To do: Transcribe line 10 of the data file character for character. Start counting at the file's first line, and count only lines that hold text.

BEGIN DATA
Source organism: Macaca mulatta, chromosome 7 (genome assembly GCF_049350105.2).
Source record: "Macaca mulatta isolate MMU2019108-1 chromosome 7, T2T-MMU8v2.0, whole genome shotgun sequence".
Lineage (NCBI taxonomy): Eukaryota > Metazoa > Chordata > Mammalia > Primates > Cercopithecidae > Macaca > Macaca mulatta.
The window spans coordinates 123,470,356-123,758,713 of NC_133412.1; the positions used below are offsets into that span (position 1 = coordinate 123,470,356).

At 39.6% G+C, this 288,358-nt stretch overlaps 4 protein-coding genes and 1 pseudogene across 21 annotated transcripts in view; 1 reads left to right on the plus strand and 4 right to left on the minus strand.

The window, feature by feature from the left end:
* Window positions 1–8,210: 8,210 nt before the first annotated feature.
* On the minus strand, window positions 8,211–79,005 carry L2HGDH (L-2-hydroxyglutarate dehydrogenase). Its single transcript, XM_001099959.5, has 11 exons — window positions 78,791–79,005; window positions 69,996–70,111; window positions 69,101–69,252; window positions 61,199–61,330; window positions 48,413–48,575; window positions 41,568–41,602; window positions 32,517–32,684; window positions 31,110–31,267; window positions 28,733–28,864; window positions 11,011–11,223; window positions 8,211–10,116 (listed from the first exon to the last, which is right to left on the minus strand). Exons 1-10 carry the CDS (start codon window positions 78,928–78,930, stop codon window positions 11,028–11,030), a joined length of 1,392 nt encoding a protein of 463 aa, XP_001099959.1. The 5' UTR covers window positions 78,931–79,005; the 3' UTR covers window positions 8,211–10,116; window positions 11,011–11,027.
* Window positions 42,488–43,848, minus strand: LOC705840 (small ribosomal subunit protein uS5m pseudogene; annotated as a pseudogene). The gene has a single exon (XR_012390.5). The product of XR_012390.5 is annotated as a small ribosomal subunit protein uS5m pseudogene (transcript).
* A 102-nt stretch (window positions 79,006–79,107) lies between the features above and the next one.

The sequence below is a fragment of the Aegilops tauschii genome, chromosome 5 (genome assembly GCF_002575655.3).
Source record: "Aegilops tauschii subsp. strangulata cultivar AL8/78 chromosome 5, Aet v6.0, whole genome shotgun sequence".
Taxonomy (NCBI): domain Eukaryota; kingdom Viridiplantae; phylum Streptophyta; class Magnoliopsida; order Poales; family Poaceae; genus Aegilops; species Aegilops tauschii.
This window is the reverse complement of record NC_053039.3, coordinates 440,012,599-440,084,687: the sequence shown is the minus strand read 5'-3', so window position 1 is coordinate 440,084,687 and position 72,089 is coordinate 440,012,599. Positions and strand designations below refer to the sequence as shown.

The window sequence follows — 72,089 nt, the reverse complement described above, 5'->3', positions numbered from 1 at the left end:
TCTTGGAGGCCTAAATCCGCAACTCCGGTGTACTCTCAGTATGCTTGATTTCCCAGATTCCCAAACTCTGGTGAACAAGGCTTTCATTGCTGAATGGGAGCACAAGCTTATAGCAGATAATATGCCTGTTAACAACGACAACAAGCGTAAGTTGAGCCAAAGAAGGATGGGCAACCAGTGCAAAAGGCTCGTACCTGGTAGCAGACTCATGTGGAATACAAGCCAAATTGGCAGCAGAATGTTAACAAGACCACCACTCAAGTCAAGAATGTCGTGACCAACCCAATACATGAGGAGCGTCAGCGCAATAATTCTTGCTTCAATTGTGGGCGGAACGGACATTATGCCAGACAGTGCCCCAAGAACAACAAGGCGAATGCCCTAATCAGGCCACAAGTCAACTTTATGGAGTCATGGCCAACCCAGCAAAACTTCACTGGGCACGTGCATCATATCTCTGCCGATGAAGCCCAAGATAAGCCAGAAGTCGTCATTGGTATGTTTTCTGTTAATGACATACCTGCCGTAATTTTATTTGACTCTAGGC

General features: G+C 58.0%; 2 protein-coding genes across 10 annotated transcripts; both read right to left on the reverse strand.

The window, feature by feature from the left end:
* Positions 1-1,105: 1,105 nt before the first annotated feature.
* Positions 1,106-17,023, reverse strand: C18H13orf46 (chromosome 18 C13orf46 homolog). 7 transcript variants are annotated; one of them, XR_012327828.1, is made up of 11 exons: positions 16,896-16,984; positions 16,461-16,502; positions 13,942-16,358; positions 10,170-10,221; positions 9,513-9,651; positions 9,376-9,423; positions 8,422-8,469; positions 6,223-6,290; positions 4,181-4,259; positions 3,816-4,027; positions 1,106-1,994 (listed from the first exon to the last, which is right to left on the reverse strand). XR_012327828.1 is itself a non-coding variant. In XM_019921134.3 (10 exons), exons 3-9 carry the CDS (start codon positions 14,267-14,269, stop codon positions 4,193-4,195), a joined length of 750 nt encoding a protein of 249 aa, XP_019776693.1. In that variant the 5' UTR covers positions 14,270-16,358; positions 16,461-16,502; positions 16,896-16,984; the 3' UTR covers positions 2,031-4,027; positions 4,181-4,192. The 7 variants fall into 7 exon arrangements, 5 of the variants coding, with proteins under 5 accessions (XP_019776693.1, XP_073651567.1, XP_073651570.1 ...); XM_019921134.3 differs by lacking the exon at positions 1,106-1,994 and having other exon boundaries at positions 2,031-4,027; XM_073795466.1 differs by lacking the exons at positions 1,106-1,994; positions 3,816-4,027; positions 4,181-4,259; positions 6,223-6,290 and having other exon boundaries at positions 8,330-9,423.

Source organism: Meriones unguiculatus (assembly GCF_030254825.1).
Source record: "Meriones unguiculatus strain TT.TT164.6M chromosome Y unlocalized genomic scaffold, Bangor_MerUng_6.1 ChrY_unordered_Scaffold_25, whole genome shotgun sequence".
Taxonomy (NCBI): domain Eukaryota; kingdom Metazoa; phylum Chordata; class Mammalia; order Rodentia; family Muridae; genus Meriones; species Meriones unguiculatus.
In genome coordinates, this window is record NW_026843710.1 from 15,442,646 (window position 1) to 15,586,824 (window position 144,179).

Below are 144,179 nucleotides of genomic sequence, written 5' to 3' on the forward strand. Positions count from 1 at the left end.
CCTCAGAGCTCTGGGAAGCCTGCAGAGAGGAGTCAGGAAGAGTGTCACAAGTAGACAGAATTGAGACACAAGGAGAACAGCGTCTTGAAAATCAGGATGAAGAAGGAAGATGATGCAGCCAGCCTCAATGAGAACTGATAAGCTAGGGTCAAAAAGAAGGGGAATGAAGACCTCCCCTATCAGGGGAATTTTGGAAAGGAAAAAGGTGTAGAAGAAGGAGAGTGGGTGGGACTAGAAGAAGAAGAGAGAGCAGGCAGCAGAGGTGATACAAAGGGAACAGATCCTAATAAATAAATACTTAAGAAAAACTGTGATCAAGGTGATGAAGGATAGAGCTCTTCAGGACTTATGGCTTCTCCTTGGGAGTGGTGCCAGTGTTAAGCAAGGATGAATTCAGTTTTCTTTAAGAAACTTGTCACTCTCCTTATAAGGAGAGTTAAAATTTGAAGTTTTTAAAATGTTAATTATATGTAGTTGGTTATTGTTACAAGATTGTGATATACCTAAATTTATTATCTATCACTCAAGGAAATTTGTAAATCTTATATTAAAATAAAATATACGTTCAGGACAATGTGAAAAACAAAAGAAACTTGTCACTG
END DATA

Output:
* A 102-nt stretch (window positions 79,006–79,107) lies between the features above and the next one.